Paul Hovnanian P.E. wrote:
Given all this free time, I'm fixing stuff around the house.
I have a Brookstone Grill Alert. Stick a probe into a chunk of meat, plug
the cable (2.5mm phone plug) into the box and it happily monitors my steak
on the barbecue. Except it stopped working with unreasonably high readings
(150F reading at room temp). Wisdom on the 'Net says that the probe is
probably broken. But the replacement part (Brookstone) is no longer
available. No problem. I'll plug my decade resistance box into the grill
alert, start cranking in some resistance values and figure out the
thermistor curve. Then find another probe.
It appears to expect an NTC thermistor with 180K ohms giving an 80 F reading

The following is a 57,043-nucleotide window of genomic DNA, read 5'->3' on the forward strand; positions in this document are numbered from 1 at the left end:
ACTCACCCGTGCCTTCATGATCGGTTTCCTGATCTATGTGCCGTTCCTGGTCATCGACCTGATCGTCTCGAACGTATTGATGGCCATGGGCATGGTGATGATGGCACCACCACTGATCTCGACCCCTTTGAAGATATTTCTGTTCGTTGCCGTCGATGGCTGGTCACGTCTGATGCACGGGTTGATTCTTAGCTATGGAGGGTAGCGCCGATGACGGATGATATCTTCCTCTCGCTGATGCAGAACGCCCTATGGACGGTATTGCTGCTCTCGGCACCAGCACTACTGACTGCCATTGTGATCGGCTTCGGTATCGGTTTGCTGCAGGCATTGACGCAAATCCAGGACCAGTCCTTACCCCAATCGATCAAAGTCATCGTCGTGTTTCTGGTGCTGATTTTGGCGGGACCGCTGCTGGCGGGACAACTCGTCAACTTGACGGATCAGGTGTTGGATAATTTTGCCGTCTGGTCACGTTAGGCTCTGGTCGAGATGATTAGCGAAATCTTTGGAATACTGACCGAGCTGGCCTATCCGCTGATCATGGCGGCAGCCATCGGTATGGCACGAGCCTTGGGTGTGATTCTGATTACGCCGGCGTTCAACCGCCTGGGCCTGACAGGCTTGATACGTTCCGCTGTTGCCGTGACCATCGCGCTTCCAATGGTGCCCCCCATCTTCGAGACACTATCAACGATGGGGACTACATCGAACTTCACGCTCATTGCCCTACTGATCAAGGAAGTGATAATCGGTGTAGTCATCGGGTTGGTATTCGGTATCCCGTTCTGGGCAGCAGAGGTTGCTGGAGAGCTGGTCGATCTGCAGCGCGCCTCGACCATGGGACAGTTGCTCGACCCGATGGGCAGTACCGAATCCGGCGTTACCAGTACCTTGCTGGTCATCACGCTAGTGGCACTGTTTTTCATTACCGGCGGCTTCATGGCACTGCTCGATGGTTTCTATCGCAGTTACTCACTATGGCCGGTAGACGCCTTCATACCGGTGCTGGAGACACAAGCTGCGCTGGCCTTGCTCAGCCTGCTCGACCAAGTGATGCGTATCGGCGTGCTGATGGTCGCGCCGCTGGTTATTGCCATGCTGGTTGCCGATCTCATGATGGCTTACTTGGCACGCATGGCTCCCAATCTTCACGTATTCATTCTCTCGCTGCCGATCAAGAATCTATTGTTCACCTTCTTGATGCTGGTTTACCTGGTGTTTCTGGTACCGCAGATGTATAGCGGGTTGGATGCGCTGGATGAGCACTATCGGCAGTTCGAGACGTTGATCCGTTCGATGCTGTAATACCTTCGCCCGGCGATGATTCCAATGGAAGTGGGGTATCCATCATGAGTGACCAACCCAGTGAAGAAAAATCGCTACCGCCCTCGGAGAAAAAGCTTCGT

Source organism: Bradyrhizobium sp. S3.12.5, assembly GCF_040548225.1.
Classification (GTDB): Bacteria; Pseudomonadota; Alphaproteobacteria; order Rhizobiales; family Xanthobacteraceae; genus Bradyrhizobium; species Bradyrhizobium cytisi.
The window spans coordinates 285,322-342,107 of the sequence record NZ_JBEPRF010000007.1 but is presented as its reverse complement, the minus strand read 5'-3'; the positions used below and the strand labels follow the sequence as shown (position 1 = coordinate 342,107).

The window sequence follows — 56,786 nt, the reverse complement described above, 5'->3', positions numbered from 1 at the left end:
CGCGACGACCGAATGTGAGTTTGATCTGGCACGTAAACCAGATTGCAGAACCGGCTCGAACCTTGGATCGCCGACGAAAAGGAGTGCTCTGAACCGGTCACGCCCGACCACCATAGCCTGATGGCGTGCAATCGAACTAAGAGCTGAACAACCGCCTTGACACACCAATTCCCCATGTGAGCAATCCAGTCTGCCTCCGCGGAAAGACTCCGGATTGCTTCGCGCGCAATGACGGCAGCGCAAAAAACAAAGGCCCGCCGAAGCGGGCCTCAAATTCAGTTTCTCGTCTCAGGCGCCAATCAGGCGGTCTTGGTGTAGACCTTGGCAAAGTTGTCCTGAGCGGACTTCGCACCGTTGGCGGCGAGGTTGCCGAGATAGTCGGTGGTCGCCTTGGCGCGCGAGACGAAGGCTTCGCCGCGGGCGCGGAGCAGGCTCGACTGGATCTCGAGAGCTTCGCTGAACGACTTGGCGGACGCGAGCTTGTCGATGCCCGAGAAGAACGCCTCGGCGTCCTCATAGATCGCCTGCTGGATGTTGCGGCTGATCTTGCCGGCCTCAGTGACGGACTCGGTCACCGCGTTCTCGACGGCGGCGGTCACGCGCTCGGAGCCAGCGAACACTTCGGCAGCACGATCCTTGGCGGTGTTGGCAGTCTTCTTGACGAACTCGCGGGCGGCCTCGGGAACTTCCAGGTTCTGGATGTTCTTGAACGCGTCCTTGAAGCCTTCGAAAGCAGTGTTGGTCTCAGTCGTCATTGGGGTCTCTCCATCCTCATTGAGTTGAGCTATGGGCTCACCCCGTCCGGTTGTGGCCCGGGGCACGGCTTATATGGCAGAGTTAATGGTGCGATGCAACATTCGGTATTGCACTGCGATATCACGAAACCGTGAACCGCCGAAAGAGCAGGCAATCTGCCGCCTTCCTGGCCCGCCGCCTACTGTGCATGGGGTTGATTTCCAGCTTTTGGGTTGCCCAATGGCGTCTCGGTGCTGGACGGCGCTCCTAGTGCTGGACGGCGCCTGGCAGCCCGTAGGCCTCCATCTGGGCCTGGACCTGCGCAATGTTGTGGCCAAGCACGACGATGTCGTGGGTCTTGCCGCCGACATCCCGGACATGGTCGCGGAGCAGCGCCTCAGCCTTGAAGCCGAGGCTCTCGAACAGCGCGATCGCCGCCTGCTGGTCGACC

and 60K ohms reading 125F. But then I pick up the old (broken?) probe and
measure it. At room temp (65F) it has a 220K resistance. Holding the probe
in my hands drops its resistance to 140K. Seems to be OK. I wiggle the cord,
expecting an intermittent short (low resistance giving a high temp reading).
Nope. It's fine. Maybe it's something wrong with the plug/jack interface. So
I open the box, unsolder a lead from the jack and measure the probe
resistance plugged in at the back of the jack. It reads 220K. Hook it all
back up and it's still wonky (probe gives a 150F reading sitting on my
desk). But if I plug my decade box in to the grill alert and dial it to 220K
ohms, the thing reads room temp.
The Grill Alert appears to just not like that probe. What have I missed?
Could it possibly be a semiconductor probe that uses the forward voltage
drop of a diode?
~ Adrian Tuddenham ~
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